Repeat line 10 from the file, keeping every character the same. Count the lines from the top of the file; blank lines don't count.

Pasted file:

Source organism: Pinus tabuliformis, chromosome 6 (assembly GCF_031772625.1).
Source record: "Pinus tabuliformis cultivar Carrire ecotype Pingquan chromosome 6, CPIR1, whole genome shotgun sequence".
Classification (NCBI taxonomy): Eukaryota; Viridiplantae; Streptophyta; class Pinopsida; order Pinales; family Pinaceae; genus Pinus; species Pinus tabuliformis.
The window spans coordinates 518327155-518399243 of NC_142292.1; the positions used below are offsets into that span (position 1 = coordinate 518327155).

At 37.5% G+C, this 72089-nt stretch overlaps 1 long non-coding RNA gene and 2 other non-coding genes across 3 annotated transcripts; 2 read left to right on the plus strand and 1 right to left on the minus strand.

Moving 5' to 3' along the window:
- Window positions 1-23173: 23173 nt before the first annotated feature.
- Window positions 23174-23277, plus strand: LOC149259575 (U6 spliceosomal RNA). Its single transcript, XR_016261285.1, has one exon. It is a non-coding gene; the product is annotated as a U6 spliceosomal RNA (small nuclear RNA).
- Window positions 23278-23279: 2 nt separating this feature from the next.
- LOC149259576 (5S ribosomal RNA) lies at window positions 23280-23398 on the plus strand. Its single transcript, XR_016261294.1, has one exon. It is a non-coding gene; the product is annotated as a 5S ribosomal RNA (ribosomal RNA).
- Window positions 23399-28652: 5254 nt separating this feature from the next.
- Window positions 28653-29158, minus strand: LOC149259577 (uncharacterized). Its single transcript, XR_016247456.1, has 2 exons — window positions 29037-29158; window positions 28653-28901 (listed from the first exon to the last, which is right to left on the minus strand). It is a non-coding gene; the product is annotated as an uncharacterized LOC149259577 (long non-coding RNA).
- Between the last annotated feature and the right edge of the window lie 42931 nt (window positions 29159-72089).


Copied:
- LOC149259576 (5S ribosomal RNA) lies at window positions 23280-23398 on the plus strand. Its single transcript, XR_016261294.1, has one exon. It is a non-coding gene; the product is annotated as a 5S ribosomal RNA (ribosomal RNA).